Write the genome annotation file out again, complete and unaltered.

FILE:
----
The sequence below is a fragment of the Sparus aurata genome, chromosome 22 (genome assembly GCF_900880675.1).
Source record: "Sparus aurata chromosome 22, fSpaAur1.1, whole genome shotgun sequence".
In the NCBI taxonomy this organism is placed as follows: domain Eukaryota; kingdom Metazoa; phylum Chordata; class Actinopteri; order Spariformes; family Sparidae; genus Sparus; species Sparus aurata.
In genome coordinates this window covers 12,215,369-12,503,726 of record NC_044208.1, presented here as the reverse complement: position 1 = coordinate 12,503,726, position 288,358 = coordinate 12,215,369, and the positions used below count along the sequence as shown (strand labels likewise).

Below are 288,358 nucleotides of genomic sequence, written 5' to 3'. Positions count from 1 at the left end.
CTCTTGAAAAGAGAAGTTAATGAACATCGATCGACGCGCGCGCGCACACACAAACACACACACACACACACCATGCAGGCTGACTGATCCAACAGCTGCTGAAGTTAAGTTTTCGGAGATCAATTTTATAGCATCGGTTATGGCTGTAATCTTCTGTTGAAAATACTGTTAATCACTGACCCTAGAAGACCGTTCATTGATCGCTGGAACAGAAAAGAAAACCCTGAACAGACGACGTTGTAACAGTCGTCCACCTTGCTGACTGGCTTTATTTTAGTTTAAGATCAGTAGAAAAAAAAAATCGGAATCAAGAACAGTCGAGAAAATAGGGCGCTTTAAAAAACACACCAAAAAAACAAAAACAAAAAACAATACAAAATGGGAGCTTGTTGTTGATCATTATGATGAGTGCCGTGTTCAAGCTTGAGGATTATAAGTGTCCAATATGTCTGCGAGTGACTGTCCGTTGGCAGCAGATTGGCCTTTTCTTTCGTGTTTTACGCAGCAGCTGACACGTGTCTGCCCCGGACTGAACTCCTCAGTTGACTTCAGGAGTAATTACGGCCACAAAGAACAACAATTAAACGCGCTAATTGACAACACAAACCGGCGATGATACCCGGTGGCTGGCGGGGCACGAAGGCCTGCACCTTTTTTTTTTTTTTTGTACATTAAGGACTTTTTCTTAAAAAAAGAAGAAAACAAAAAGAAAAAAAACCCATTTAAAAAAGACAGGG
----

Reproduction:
The sequence below is a fragment of the Sparus aurata genome, chromosome 22 (genome assembly GCF_900880675.1).
Source record: "Sparus aurata chromosome 22, fSpaAur1.1, whole genome shotgun sequence".
In the NCBI taxonomy this organism is placed as follows: domain Eukaryota; kingdom Metazoa; phylum Chordata; class Actinopteri; order Spariformes; family Sparidae; genus Sparus; species Sparus aurata.
In genome coordinates this window covers 12,215,369-12,503,726 of record NC_044208.1, presented here as the reverse complement: position 1 = coordinate 12,503,726, position 288,358 = coordinate 12,215,369, and the positions used below count along the sequence as shown (strand labels likewise).

Below are 288,358 nucleotides of genomic sequence, written 5' to 3'. Positions count from 1 at the left end.
CTCTTGAAAAGAGAAGTTAATGAACATCGATCGACGCGCGCGCGCACACACAAACACACACACACACACACCATGCAGGCTGACTGATCCAACAGCTGCTGAAGTTAAGTTTTCGGAGATCAATTTTATAGCATCGGTTATGGCTGTAATCTTCTGTTGAAAATACTGTTAATCACTGACCCTAGAAGACCGTTCATTGATCGCTGGAACAGAAAAGAAAACCCTGAACAGACGACGTTGTAACAGTCGTCCACCTTGCTGACTGGCTTTATTTTAGTTTAAGATCAGTAGAAAAAAAAAATCGGAATCAAGAACAGTCGAGAAAATAGGGCGCTTTAAAAAACACACCAAAAAAACAAAAACAAAAAACAATACAAAATGGGAGCTTGTTGTTGATCATTATGATGAGTGCCGTGTTCAAGCTTGAGGATTATAAGTGTCCAATATGTCTGCGAGTGACTGTCCGTTGGCAGCAGATTGGCCTTTTCTTTCGTGTTTTACGCAGCAGCTGACACGTGTCTGCCCCGGACTGAACTCCTCAGTTGACTTCAGGAGTAATTACGGCCACAAAGAACAACAATTAAACGCGCTAATTGACAACACAAACCGGCGATGATACCCGGTGGCTGGCGGGGCACGAAGGCCTGCACCTTTTTTTTTTTTTTTGTACATTAAGGACTTTTTCTTAAAAAAAGAAGAAAACAAAAAGAAAAAAAACCCATTTAAAAAAGACAGGG